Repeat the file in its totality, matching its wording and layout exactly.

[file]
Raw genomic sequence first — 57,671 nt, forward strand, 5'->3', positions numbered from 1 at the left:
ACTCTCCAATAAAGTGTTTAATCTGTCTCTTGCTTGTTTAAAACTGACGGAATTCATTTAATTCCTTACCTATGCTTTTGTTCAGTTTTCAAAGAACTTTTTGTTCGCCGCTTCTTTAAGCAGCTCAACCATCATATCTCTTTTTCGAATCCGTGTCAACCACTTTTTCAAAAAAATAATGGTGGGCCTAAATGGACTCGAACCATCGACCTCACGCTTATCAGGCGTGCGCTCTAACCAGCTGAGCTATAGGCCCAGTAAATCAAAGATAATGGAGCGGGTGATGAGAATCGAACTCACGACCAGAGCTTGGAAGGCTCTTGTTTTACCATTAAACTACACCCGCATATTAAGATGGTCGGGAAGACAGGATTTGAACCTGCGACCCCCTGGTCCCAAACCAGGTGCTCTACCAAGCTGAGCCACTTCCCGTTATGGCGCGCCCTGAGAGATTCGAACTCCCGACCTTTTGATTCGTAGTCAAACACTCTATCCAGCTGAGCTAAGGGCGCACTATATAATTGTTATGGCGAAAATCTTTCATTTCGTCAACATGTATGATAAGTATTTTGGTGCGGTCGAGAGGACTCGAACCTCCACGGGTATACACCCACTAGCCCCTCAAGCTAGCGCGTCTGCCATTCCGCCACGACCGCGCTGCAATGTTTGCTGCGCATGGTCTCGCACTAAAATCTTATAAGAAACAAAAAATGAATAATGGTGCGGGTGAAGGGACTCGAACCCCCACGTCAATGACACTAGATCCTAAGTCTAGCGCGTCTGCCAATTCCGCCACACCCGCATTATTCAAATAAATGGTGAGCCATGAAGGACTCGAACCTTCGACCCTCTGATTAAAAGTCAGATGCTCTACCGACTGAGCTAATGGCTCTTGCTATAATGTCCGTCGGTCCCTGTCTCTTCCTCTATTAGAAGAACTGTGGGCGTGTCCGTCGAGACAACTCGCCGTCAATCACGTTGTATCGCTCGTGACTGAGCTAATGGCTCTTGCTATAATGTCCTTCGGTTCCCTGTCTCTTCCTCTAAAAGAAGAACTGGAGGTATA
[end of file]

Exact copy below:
Raw genomic sequence first — 57,671 nt, forward strand, 5'->3', positions numbered from 1 at the left:
ACTCTCCAATAAAGTGTTTAATCTGTCTCTTGCTTGTTTAAAACTGACGGAATTCATTTAATTCCTTACCTATGCTTTTGTTCAGTTTTCAAAGAACTTTTTGTTCGCCGCTTCTTTAAGCAGCTCAACCATCATATCTCTTTTTCGAATCCGTGTCAACCACTTTTTCAAAAAAATAATGGTGGGCCTAAATGGACTCGAACCATCGACCTCACGCTTATCAGGCGTGCGCTCTAACCAGCTGAGCTATAGGCCCAGTAAATCAAAGATAATGGAGCGGGTGATGAGAATCGAACTCACGACCAGAGCTTGGAAGGCTCTTGTTTTACCATTAAACTACACCCGCATATTAAGATGGTCGGGAAGACAGGATTTGAACCTGCGACCCCCTGGTCCCAAACCAGGTGCTCTACCAAGCTGAGCCACTTCCCGTTATGGCGCGCCCTGAGAGATTCGAACTCCCGACCTTTTGATTCGTAGTCAAACACTCTATCCAGCTGAGCTAAGGGCGCACTATATAATTGTTATGGCGAAAATCTTTCATTTCGTCAACATGTATGATAAGTATTTTGGTGCGGTCGAGAGGACTCGAACCTCCACGGGTATACACCCACTAGCCCCTCAAGCTAGCGCGTCTGCCATTCCGCCACGACCGCGCTGCAATGTTTGCTGCGCATGGTCTCGCACTAAAATCTTATAAGAAACAAAAAATGAATAATGGTGCGGGTGAAGGGACTCGAACCCCCACGTCAATGACACTAGATCCTAAGTCTAGCGCGTCTGCCAATTCCGCCACACCCGCATTATTCAAATAAATGGTGAGCCATGAAGGACTCGAACCTTCGACCCTCTGATTAAAAGTCAGATGCTCTACCGACTGAGCTAATGGCTCTTGCTATAATGTCCGTCGGTCCCTGTCTCTTCCTCTATTAGAAGAACTGTGGGCGTGTCCGTCGAGACAACTCGCCGTCAATCACGTTGTATCGCTCGTGACTGAGCTAATGGCTCTTGCTATAATGTCCTTCGGTTCCCTGTCTCTTCCTCTAAAAGAAGAACTGGAGGTATA